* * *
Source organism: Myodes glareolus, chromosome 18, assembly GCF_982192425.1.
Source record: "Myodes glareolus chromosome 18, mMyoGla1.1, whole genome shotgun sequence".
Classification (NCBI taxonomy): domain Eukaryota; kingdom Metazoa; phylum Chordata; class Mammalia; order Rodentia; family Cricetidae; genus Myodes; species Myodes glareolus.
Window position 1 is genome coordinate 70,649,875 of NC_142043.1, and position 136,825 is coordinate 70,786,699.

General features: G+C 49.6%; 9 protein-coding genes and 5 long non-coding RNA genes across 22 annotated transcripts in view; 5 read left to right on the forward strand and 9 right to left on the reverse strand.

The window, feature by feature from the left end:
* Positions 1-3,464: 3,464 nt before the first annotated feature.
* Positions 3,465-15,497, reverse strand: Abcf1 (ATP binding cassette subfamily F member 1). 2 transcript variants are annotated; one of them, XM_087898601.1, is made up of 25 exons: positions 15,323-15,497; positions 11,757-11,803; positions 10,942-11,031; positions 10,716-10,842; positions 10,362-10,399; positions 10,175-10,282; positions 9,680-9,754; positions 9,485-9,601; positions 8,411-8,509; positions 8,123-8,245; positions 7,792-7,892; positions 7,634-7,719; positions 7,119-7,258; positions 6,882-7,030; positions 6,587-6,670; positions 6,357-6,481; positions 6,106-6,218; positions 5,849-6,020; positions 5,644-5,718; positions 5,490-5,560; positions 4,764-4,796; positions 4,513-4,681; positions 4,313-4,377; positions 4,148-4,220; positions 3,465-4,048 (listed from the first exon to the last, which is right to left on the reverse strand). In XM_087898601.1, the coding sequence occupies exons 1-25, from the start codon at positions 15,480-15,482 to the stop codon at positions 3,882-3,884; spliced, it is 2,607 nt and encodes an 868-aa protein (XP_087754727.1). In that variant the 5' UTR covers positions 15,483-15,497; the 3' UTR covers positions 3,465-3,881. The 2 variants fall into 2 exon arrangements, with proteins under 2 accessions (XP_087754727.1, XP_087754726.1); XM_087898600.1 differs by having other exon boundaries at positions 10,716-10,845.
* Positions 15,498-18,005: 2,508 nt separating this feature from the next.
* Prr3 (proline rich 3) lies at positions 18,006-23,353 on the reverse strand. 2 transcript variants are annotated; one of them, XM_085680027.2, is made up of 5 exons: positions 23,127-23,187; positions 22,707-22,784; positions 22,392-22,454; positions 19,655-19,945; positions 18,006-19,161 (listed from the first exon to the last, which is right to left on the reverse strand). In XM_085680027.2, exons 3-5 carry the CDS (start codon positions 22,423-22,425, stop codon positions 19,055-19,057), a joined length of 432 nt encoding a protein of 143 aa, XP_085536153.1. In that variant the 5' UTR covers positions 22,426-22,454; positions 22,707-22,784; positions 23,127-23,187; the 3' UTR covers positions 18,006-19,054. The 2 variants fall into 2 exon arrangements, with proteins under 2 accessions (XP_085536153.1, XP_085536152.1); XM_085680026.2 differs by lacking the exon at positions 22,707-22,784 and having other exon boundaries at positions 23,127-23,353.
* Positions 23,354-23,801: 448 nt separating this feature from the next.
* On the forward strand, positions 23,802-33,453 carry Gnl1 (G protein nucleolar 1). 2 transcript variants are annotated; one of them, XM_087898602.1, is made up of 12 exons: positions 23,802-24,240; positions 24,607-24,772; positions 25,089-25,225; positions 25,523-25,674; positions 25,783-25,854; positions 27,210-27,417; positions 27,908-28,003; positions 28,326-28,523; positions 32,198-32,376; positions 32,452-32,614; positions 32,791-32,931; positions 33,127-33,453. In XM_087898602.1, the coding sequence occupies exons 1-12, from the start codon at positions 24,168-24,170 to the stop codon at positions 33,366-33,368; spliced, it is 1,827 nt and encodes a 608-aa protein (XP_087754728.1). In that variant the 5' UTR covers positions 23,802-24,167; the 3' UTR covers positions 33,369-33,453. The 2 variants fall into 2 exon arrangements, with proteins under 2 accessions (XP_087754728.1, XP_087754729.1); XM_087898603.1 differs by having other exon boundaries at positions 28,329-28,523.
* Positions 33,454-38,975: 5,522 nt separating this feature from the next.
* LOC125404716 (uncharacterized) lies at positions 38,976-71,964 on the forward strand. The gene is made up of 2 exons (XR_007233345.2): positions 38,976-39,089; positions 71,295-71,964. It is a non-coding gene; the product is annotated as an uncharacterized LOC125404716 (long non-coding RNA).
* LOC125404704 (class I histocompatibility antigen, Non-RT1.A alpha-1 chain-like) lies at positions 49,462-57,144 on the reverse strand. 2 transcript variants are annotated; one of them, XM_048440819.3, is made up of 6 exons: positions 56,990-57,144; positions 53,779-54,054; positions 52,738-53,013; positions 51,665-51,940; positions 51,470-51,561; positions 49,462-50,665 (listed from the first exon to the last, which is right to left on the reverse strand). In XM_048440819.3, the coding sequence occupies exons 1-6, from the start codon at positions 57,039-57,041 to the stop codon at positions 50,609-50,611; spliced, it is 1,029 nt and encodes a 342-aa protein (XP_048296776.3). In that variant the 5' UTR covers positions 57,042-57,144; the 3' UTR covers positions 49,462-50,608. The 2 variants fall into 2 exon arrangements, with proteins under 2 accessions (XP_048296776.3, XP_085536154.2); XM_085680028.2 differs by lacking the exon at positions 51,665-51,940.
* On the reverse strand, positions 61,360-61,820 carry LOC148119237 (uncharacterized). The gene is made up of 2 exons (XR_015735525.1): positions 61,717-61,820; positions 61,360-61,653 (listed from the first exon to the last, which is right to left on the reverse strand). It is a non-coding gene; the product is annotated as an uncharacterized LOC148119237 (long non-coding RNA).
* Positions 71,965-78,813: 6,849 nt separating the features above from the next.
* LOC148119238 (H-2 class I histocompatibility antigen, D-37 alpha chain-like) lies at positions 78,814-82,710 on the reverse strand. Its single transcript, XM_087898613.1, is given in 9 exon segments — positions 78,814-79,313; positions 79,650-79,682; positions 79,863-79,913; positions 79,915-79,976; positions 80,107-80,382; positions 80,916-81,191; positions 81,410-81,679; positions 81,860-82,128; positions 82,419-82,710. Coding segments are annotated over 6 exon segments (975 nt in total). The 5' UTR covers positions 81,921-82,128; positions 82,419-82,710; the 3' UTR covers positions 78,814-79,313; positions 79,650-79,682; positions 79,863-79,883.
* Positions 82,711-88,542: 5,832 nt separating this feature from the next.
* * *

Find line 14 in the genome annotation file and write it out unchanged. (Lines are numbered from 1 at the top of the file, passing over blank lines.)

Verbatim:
* LOC125404716 (uncharacterized) lies at positions 38,976-71,964 on the forward strand. The gene is made up of 2 exons (XR_007233345.2): positions 38,976-39,089; positions 71,295-71,964. It is a non-coding gene; the product is annotated as an uncharacterized LOC125404716 (long non-coding RNA).